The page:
Starting this fall, select areas at West 61st Street, west of Dalehead Arch, on Azalea Walk, in Cedar Hill Bowl, north of the Met Museum, and in the East 106th Street Lawn will be closed for restoration work. During this time the Conservancy will install temporary fencing, remove the existing turf, and install new sod.
Every year millions of visitors enjoy the Park’s free, open green spaces, and the Conservancy takes tremendous pride in maintaining and caring for beloved areas like the Great Lawn, Sheep Meadow, and the Great Hill. Over time, however, heavy usage can cause soil compaction that makes these landscapes susceptible to erosion and weeds. The Conservancy’s landscape management team consistently monitors the Park’s lawns. When we identify locations with worn out and compacted soil, we remove existing turf and install new sod to establish healthier, more sustainable grass and prevent weed invasion.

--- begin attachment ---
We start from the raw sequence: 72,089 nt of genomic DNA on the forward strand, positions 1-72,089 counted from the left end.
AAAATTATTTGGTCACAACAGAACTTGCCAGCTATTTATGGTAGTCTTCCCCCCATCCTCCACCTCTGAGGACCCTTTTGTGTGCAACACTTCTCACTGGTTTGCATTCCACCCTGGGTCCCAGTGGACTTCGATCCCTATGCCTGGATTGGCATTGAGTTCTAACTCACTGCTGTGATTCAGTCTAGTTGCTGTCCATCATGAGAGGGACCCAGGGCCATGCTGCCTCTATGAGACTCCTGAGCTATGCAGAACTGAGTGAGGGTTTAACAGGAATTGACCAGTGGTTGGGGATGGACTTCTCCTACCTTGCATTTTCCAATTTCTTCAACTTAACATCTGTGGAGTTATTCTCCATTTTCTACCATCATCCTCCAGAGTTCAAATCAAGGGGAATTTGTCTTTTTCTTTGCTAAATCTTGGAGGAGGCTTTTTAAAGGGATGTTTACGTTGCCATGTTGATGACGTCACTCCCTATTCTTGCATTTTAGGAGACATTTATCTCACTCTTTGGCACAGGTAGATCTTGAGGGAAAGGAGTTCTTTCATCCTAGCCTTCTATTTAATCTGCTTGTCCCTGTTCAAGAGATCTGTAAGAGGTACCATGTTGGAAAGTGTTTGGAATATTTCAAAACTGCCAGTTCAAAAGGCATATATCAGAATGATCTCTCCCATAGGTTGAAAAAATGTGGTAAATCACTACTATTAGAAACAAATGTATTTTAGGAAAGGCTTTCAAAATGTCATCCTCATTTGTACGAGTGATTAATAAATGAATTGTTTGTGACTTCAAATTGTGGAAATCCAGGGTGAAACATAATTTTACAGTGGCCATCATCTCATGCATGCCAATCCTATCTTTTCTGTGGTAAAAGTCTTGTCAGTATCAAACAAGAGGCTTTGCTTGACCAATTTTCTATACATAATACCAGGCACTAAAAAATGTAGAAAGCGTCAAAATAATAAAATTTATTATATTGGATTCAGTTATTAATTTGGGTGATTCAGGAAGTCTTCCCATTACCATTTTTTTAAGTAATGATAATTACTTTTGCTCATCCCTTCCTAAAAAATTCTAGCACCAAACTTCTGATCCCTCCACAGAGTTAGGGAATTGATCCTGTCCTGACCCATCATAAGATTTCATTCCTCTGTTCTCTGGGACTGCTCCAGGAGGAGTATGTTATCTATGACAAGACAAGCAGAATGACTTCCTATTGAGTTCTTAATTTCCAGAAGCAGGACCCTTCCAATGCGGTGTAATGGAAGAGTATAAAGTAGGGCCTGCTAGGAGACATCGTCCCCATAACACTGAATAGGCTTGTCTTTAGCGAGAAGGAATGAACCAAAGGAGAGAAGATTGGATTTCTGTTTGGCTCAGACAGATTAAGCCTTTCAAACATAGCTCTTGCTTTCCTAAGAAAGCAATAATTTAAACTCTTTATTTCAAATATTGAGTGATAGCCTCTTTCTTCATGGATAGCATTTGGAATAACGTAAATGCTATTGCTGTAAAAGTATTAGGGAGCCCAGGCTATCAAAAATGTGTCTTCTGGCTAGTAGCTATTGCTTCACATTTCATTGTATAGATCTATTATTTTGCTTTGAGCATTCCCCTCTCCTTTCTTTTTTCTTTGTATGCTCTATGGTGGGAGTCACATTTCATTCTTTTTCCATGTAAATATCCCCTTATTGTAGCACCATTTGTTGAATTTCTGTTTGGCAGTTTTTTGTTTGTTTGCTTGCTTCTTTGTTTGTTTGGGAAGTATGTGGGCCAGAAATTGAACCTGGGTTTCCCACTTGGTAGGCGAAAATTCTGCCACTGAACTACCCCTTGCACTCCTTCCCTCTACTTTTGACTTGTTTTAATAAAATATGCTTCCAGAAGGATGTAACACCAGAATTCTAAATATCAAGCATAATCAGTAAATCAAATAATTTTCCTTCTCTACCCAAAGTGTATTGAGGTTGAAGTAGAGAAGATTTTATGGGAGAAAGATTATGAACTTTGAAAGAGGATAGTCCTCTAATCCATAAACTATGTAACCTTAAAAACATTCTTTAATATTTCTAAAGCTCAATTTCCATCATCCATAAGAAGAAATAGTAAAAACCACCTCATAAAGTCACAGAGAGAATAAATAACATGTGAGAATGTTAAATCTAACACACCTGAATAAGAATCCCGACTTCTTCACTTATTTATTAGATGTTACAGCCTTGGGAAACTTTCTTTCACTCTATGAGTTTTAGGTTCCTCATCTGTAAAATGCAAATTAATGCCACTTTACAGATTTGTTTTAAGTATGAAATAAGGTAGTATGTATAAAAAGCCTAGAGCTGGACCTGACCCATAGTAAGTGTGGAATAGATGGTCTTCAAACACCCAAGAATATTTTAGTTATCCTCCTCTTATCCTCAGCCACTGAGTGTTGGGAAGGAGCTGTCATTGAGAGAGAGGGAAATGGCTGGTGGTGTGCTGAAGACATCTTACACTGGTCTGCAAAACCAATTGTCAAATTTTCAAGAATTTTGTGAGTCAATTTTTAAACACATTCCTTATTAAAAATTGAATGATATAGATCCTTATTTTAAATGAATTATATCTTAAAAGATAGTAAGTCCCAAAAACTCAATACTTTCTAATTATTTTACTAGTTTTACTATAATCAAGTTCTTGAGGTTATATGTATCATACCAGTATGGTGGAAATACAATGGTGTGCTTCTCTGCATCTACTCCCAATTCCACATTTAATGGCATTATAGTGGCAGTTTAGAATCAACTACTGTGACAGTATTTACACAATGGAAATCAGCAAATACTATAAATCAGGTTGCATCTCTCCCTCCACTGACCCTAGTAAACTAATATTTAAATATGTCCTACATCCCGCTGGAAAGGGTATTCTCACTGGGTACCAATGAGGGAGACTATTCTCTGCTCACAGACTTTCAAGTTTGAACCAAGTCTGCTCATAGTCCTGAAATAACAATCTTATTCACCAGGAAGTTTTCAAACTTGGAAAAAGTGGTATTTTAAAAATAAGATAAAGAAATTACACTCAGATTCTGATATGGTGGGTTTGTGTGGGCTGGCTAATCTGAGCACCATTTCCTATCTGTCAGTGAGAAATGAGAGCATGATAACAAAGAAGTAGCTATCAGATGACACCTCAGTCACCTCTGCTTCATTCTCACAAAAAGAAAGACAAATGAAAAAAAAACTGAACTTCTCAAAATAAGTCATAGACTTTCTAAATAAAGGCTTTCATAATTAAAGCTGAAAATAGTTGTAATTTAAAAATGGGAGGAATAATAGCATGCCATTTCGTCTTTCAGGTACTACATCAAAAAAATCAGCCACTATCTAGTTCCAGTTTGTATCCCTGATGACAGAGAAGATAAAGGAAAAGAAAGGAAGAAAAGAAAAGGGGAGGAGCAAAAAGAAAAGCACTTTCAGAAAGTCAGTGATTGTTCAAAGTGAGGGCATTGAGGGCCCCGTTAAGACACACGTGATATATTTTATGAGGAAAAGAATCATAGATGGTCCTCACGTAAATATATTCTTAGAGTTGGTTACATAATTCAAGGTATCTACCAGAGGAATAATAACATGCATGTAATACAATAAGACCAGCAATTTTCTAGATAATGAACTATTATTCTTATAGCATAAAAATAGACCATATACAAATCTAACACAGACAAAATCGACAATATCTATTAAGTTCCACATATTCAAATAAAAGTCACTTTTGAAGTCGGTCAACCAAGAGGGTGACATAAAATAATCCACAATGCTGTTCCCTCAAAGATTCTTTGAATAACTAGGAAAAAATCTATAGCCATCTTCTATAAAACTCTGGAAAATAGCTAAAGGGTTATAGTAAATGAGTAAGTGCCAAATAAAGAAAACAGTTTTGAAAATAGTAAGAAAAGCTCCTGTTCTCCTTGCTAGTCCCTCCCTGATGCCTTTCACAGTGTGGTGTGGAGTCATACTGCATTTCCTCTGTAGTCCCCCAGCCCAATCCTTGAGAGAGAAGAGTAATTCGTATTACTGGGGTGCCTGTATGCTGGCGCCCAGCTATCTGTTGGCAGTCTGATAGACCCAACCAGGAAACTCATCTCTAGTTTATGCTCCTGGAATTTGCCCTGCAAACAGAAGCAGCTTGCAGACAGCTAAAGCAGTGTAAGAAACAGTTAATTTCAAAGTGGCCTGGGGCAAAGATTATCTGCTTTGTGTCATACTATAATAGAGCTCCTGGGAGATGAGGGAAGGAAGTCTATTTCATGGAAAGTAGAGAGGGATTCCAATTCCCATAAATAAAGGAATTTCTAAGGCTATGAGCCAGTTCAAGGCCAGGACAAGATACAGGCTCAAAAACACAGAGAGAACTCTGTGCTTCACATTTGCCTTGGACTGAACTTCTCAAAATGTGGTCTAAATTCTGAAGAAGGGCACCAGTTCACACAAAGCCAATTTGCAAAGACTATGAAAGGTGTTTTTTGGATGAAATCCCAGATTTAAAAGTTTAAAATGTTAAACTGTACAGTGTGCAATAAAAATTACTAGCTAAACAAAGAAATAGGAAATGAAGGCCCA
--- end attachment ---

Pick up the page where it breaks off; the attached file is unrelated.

Please mind the fences and refrain from walking on the lawn as we carry out our work. Together, we can keep this vital green space healthy and available for all to enjoy.
To learn more about how we care for the lawns, check out these helpful resources:
About the Conservancy
Central Park contains a variety of landscapes—from meadows to woodlands to gardens—and lawns are an important part of the mix.
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VideoHave you ever tried to maintain a lawn? With over 42 million annual visitors, Central Park’s lawns and meadows need more than water to stay green and healthy. Hear from Gary Gentilucci, Director of Landscape Management, and get an insider’s view on all the work that goes into caring for Central Park’s lawns, meadows, and turf.
VideoCan you guess how Sheep Meadow got its name? From 1864 until 1934, this 15-acre lawn hosted a flock of sheep—that maintained the Park’s country aesthetic while conveniently keeping the grass short! View audio described version
Tips for Visiting
As much as we all need the Park—for recreation, rest, and renewal—the Park needs us, too! Here are some easy ways to get involved in keeping the City’s 843-acre oasis clean and green.
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